What would a new party stand for? I’d hope it would stand for a people’s capitalism with a high degree of share ownership, consumer choice and devolved decision-making. It would aim to empower individuals and communities, and seriously tackle powerlessness and welfare dependency. It would be low tax. It would aim to strengthen civil society and revive our traditions of voluntarism and community service. It would stand for a renewed sense of ethical community, without paternalism or politically correct zealotry.

Its manifesto might look something like this:

1. People’s capitalism

A wide distribution of property and economic ownership. Encouragement of small shareholders. Stronger competition policy to weaken the market power of big corporations and encourage new entrants. And end to corporate welfare. A check on excessive trade union power.

2. Power to consumers

Greater consumer choice in public and private provision. More power to consumers rather than producers and bureaucrats in education, health, welfare and the arts.

3. An ethic of self-help

An ethic of self-help and personal responsibility as the basis of social policy. Encouragement of mutual self-help organisations to address regional disadvantage and welfare dependency.

4. Devolution of power

Devolution of authority and service delivery to the lowest levels at which they can be effectively carried out. Self-governance for schools.

5. Local is important

Restrictions on the market power of the retail giants. Support for local government de-amalgamations. Support for new locally-owned financial institutions.

6. Ethics in public life

The highest standards of accountability and ethical conduct in public life. A massive crackdown on rorting and snoughts in the trough. Reduced government dependence on gaming revenues. Restoration of an ethic of service amongst those holding public office.

7. Strong civil society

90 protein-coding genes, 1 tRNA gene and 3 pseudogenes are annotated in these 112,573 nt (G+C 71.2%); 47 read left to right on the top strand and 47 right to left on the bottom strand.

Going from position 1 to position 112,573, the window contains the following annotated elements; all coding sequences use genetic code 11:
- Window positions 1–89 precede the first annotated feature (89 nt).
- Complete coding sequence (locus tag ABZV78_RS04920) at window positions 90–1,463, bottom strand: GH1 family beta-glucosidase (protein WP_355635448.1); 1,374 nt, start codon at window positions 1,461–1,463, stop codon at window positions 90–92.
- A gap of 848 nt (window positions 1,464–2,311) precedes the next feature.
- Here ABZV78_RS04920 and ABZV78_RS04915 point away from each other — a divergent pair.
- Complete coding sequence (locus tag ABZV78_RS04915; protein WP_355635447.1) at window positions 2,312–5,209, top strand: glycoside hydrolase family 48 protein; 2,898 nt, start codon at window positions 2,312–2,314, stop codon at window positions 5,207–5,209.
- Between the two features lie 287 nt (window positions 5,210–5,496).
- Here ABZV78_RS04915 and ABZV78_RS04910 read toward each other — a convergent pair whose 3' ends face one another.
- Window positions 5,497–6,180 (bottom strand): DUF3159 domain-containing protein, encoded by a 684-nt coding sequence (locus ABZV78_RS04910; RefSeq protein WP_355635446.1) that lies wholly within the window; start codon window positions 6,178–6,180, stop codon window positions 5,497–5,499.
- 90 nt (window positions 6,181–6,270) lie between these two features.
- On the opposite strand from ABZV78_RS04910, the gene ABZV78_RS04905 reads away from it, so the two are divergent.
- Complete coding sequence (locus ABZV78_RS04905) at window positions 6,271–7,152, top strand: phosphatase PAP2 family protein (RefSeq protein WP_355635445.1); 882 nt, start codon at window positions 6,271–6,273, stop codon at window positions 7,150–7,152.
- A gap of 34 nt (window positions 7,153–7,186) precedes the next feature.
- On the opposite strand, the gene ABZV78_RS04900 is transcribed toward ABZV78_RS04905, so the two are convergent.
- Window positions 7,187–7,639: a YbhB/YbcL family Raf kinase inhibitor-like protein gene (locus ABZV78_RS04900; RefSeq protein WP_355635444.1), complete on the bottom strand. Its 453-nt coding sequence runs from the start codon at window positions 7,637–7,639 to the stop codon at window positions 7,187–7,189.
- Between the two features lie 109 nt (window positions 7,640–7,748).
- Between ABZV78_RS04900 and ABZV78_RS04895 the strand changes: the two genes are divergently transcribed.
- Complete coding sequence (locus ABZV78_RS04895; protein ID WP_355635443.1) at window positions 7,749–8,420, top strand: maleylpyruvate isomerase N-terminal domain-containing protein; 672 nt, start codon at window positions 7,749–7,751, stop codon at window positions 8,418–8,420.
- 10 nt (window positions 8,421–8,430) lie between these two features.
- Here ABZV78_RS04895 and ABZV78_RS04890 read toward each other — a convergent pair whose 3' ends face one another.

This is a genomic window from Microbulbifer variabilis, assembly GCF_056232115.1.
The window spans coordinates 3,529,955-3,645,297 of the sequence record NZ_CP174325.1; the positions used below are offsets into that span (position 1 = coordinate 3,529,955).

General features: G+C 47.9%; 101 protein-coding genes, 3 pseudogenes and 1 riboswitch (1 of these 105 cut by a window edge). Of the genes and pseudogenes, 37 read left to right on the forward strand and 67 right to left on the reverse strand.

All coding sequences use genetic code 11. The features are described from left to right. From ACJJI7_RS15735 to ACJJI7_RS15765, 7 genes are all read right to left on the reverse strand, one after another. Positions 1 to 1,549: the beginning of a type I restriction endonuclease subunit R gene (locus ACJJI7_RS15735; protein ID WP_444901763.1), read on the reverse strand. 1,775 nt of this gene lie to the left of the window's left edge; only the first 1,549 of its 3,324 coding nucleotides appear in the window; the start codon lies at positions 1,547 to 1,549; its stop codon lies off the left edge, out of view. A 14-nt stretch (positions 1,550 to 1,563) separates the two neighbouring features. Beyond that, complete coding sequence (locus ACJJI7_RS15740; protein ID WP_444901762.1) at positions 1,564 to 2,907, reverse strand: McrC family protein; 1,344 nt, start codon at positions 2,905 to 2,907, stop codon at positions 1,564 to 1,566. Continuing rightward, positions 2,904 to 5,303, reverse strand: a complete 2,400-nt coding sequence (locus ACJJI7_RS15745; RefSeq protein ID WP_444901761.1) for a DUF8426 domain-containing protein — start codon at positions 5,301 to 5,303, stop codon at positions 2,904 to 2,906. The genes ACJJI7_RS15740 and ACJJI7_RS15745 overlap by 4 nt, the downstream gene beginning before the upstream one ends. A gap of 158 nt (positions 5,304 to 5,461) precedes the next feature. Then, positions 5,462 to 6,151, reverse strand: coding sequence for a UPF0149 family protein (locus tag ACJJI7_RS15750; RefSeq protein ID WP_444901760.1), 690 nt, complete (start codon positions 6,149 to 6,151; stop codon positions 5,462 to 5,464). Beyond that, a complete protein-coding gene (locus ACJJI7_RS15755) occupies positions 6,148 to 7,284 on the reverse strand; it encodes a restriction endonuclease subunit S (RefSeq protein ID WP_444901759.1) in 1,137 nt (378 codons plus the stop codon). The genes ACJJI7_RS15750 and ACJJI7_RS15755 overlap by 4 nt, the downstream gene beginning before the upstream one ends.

Encouragement of voluntary associations, volunteering and philanthropy. Wage, tax and productivity trade-offs to enable voluntary service leave. Support for the institutions of civil society rather than quangos as expressions of public voice.

8. Limited government

Limits to big ‘g’ government and a strengthening of governance throughout society. An extension of the rights and responsibilities of citizens.

9. Political reform

Revival of parliament as a legislative body not a rubber-stamp for executive decisions. Fewer MPs. An end to the public funding of interest groups. An end to the adversarial party system aligned with sectional interests.

10. Pro-republic

Support for an Australian republic with a head of state selected by an electoral college chosen by lot from the adult citizenry.

In short, power to the people.

A huge number of Australians are former members of political parties. Most just get tired of being electoral fodder, with no real say in the party’s policy or direction. In the end most people make a rational judgement about their allocation of time and energy and decide that going to all those fundraisers is just not worth it.

A new party in Australian politics would have to offer a seriously compelling product in order to attract the critical mass of participants needed to make it work. It has to be intellectually fresh and ethically irresistable for people with a conscience. It has to be organisationally brilliant in order to compete.

Labor and Liberal confine their role to putting up candidates for parliamentary elections every three or four years. This is a very narrow role. A new party committed to ethical renewal and power to the people might also put up candidates for election in trade unions, football clubs, voluntary associations, mutuals, business organisations, motorists’ clubs, and the like.

Why not ? Why should the hacks and the careerists define what is possible for us ?

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Peter Fray
Peter Fray
Editor-in-chief of Crikey